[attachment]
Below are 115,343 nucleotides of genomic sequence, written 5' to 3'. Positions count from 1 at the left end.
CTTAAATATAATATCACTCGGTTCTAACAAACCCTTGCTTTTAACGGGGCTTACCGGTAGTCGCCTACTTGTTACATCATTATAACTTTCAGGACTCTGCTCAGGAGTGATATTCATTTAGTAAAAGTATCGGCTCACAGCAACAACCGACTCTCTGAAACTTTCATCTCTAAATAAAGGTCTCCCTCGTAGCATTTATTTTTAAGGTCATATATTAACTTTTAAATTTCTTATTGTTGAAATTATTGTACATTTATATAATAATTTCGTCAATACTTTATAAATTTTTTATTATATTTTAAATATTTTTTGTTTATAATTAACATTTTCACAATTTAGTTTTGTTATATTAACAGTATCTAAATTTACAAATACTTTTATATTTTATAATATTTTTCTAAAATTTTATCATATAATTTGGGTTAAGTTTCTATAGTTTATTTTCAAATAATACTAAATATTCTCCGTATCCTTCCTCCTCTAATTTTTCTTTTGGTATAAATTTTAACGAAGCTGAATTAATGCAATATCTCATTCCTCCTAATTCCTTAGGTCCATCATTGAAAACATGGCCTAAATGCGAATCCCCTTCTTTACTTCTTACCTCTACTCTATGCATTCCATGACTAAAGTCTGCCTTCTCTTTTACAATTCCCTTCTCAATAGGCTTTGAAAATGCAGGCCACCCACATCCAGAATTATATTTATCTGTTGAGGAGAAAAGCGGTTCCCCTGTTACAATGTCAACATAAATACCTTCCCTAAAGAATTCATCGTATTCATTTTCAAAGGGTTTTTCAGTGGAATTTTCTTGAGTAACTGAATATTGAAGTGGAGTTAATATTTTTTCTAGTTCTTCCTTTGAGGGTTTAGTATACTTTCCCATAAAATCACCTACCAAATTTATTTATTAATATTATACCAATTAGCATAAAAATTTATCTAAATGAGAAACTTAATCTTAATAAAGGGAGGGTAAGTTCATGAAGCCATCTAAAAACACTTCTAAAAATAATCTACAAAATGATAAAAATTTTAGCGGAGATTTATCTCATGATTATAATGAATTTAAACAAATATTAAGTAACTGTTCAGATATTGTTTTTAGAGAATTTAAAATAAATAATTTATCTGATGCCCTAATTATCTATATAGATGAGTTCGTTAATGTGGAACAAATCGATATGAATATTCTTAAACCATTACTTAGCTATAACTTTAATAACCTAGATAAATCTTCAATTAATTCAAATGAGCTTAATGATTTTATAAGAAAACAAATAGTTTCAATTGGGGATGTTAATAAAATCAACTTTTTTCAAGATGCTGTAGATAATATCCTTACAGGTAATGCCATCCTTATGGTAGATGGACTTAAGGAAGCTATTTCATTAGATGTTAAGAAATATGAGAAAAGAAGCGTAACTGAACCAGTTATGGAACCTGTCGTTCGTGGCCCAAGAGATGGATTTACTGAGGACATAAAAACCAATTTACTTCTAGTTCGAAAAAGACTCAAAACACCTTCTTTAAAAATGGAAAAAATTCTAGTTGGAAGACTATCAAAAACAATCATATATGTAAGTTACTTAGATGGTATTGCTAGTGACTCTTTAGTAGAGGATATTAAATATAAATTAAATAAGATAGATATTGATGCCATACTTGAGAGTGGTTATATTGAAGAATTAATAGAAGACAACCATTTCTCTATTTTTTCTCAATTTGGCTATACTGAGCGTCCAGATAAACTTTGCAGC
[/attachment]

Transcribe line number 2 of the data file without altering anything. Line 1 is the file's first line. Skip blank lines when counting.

CTTAAATATAATATCACTCGGTTCTAACAAACCCTTGCTTTTAACGGGGCTTACCGGTAGTCGCCTACTTGTTACATCATTATAACTTTCAGGACTCTGCTCAGGAGTGATATTCATTTAGTAAAAGTATCGGCTCACAGCAACAACCGACTCTCTGAAACTTTCATCTCTAAATAAAGGTCTCCCTCGTAGCATTTATTTTTAAGGTCATATATTAACTTTTAAATTTCTTATTGTTGAAATTATTGTACATTTATATAATAATTTCGTCAATACTTTATAAATTTTTTATTATATTTTAAATATTTTTTGTTTATAATTAACATTTTCACAATTTAGTTTTGTTATATTAACAGTATCTAAATTTACAAATACTTTTATATTTTATAATATTTTTCTAAAATTTTATCATATAATTTGGGTTAAGTTTCTATAGTTTATTTTCAAATAATACTAAATATTCTCCGTATCCTTCCTCCTCTAATTTTTCTTTTGGTATAAATTTTAACGAAGCTGAATTAATGCAATATCTCATTCCTCCTAATTCCTTAGGTCCATCATTGAAAACATGGCCTAAATGCGAATCCCCTTCTTTACTTCTTACCTCTACTCTATGCATTCCATGACTAAAGTCTGCCTTCTCTTTTACAATTCCCTTCTCAATAGGCTTTGAAAATGCAGGCCACCCACATCCAGAATTATATTTATCTGTTGAGGAGAAAAGCGGTTCCCCTGTTACAATGTCAACATAAATACCTTCCCTAAAGAATTCATCGTATTCATTTTCAAAGGGTTTTTCAGTGGAATTTTCTTGAGTAACTGAATATTGAAGTGGAGTTAATATTTTTTCTAGTTCTTCCTTTGAGGGTTTAGTATACTTTCCCATAAAATCACCTACCAAATTTATTTATTAATATTATACCAATTAGCATAAAAATTTATCTAAATGAGAAACTTAATCTTAATAAAGGGAGGGTAAGTTCATGAAGCCATCTAAAAACACTTCTAAAAATAATCTACAAAATGATAAAAATTTTAGCGGAGATTTATCTCATGATTATAATGAATTTAAACAAATATTAAGTAACTGTTCAGATATTGTTTTTAGAGAATTTAAAATAAATAATTTATCTGATGCCCTAATTATCTATATAGATGAGTTCGTTAATGTGGAACAAATCGATATGAATATTCTTAAACCATTACTTAGCTATAACTTTAATAACCTAGATAAATCTTCAATTAATTCAAATGAGCTTAATGATTTTATAAGAAAACAAATAGTTTCAATTGGGGATGTTAATAAAATCAACTTTTTTCAAGATGCTGTAGATAATATCCTTACAGGTAATGCCATCCTTATGGTAGATGGACTTAAGGAAGCTATTTCATTAGATGTTAAGAAATATGAGAAAAGAAGCGTAACTGAACCAGTTATGGAACCTGTCGTTCGTGGCCCAAGAGATGGATTTACTGAGGACATAAAAACCAATTTACTTCTAGTTCGAAAAAGACTCAAAACACCTTCTTTAAAAATGGAAAAAATTCTAGTTGGAAGACTATCAAAAACAATCATATATGTAAGTTACTTAGATGGTATTGCTAGTGACTCTTTAGTAGAGGATATTAAATATAAATTAAATAAGATAGATATTGATGCCATACTTGAGAGTGGTTATATTGAAGAATTAATAGAAGACAACCATTTCTCTATTTTTTCTCAATTTGGCTATACTGAGCGTCCAGATAAACTTTGCAGC